Here is my advice to myself - before you do anything else, you must reduce your project to one main idea and one clear emotion that the main idea can inspire.  Edgar Payne calls this your “motive.”  Too many of your paintings fail because you started without a specific vision of what you wanted to say.

When you decide on a main idea and emotion, your motive, write them on your sketch to remind yourself of your motive while you work on the painting.  At some point this may become unnecessary, but until having a clear motive becomes second nature, write down your description of the main idea and emotion.

Once your motive is established, remember your goal is to make a painting that you will enjoy and want to see again often.  If you don’t like the painting, don’t expect anyone else to want it.


Below my Motive/Idea for "Quiet Expectation, Study 1."  My initial idea was to place a focal vertical in a strictly horizontal marsh scene by using clouds and reflections as design components. I wrote this on the drawing before a chose my palette or put a single mark on the paper.

Motive / Idea on drawing

Below is my emotion for "Quiet Expectation, Study 1".  Knowing the flatness of the scene would be essentially quiet, I wanted to add an emotion that would build on that feeling.  The logical emotion for an early morning with sunlight breaking through the clouds is "expectation" which builds on the confidence of the vista.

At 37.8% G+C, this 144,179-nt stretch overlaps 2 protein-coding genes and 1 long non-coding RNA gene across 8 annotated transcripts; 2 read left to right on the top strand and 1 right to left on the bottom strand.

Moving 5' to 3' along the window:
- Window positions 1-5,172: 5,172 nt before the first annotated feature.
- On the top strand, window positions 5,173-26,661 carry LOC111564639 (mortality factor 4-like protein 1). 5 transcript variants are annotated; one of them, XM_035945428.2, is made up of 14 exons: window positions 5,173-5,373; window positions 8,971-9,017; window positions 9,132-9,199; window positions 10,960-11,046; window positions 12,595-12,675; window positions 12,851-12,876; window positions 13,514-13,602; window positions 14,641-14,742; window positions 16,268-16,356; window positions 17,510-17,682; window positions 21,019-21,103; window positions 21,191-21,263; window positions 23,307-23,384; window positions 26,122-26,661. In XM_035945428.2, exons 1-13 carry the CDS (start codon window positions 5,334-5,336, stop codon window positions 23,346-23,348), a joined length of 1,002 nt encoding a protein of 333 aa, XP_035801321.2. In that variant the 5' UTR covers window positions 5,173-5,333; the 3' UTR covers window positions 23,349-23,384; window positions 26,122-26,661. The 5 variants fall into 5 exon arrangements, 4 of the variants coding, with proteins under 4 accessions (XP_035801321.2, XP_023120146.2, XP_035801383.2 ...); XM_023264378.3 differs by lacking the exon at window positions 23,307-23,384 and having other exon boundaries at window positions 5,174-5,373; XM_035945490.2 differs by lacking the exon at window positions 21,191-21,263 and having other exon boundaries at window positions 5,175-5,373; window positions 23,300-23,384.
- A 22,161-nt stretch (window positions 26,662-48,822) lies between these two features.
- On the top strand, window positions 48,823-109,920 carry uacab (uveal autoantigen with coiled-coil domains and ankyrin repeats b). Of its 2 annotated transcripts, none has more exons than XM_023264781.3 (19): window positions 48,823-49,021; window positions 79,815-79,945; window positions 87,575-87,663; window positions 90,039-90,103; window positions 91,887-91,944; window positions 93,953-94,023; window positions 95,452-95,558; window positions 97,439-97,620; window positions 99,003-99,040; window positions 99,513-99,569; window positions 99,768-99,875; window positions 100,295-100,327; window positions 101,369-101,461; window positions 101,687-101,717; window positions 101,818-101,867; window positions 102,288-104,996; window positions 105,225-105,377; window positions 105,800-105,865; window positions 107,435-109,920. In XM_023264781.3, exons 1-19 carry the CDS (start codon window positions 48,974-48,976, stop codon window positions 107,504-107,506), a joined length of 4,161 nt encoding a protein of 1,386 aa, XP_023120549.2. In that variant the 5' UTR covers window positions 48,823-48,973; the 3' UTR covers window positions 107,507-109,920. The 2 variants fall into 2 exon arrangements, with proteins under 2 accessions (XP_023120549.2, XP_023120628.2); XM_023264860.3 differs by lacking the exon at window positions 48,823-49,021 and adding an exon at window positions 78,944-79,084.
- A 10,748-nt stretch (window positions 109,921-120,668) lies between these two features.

Emotion on drawing

Rick’s Rules for Painting

These "rules" are my own principles of painting developed over time for my personal use.  They are to be used and applied in all my painting efforts.

Friday, November 17, 2017

Quiet Expectation, Study 1

Quiet Expectation, Study 1 "original
Quiet Expectations, Study 1 - after "corrections"

Pastel 6x6 on UArt

This is a small study for a planned larger work.  In working though this study, I have been following my own working rules - Rick's Rules for Painting.  The rule that seems to have given me the most problem, as usual, is number 9 - "Untended ideas wander into bad places." 
Drawing with notes and motive
After reviewing this painting against my original motive, I realized that I was missing the emotion I had originally wanted to express.  To add the sense of confidence, I added a darker shade of golden orange and a deeper shade of pink.